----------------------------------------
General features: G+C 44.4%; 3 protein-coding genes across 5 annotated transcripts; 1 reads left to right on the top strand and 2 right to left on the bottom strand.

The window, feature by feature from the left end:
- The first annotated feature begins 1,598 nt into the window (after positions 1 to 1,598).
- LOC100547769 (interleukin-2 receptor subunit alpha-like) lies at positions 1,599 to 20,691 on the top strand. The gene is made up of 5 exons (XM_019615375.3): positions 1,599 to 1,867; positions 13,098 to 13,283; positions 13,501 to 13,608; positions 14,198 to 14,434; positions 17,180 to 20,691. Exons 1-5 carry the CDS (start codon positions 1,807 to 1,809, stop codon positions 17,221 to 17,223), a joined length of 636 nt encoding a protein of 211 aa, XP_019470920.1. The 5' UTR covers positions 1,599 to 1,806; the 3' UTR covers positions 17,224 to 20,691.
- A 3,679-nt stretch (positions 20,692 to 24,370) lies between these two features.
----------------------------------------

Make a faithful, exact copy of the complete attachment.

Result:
General features: G+C 44.4%; 3 protein-coding genes across 5 annotated transcripts; 1 reads left to right on the top strand and 2 right to left on the bottom strand.

The window, feature by feature from the left end:
- The first annotated feature begins 1,598 nt into the window (after positions 1 to 1,598).
- LOC100547769 (interleukin-2 receptor subunit alpha-like) lies at positions 1,599 to 20,691 on the top strand. The gene is made up of 5 exons (XM_019615375.3): positions 1,599 to 1,867; positions 13,098 to 13,283; positions 13,501 to 13,608; positions 14,198 to 14,434; positions 17,180 to 20,691. Exons 1-5 carry the CDS (start codon positions 1,807 to 1,809, stop codon positions 17,221 to 17,223), a joined length of 636 nt encoding a protein of 211 aa, XP_019470920.1. The 5' UTR covers positions 1,599 to 1,806; the 3' UTR covers positions 17,224 to 20,691.
- A 3,679-nt stretch (positions 20,692 to 24,370) lies between these two features.